If I have a lodestone – a spiritual magnetic north – it is here, in this little country church a mile or so away from my grandparents’ home where I would come to spend most summers growing up. I love this place, this beautiful land in the Appalachian foothills, rolling pasture lands, wandering Black Angus cattle, green in the way Ireland is green. My memories are deep and woven into me in the complicated ways of love.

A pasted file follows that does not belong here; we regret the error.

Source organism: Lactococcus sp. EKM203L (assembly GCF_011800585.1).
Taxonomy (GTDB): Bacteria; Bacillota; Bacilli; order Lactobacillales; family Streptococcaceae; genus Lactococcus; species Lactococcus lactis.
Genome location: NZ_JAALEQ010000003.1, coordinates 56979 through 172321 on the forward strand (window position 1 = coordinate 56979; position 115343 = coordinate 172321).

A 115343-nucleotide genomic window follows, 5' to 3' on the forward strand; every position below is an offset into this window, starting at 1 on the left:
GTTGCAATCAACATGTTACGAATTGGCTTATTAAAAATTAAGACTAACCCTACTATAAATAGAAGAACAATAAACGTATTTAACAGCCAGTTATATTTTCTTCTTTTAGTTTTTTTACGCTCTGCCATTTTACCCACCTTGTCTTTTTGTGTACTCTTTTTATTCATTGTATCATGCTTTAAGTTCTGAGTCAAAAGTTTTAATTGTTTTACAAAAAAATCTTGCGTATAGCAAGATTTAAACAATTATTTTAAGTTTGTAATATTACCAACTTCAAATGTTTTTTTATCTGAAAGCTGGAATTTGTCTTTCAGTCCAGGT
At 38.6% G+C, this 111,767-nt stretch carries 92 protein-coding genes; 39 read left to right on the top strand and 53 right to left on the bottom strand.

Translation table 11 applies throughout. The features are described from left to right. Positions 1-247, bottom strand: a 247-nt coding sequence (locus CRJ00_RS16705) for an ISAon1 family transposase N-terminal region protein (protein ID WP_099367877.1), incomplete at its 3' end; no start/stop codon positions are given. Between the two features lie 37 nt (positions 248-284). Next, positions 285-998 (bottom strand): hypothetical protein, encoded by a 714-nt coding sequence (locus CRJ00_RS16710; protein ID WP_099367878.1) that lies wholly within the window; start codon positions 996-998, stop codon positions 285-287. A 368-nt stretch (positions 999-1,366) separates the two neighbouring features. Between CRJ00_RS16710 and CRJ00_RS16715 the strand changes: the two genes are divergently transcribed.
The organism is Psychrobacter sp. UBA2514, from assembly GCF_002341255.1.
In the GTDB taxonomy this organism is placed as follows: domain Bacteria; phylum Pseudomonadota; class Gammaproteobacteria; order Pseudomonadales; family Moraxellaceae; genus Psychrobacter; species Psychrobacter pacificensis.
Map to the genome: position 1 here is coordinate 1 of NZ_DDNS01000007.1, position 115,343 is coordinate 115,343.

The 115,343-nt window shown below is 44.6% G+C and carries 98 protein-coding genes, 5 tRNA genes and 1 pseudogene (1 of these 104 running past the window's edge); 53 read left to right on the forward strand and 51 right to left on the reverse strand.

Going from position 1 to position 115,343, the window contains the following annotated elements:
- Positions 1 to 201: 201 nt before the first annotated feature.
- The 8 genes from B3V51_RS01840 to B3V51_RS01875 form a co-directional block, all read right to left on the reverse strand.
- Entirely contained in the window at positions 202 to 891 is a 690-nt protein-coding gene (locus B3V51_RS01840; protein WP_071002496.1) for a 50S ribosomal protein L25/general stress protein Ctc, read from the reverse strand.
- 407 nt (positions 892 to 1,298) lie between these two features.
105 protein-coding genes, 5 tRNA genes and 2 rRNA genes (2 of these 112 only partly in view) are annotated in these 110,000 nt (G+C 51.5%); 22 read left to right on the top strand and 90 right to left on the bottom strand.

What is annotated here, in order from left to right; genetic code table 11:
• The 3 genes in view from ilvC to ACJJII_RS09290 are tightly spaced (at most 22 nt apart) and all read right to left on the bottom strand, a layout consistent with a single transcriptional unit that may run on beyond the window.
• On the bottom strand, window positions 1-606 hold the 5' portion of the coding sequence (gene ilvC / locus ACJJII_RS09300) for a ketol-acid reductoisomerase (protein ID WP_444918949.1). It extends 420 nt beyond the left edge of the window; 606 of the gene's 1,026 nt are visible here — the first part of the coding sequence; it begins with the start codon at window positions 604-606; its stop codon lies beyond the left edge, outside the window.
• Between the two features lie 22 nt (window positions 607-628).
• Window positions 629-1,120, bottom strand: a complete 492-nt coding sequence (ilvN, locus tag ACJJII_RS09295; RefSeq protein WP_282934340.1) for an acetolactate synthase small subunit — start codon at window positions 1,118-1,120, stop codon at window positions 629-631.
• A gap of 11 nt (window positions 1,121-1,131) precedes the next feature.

I went away, but always came back, even after the people I was related to, one by one took their places beneath the headstones. I read off the carved names and hear my grandmother’s voice saying them. They lived “down the road a piece,” or “over town.” It was a place where around a bend in the road meant a different world, but it was all linked by a party line that was the quickest means of knowing who might need a cake to be brought, or the rest of Sunday’s ham. I learned community here, the simple caring of showing up and then showing up again. Read more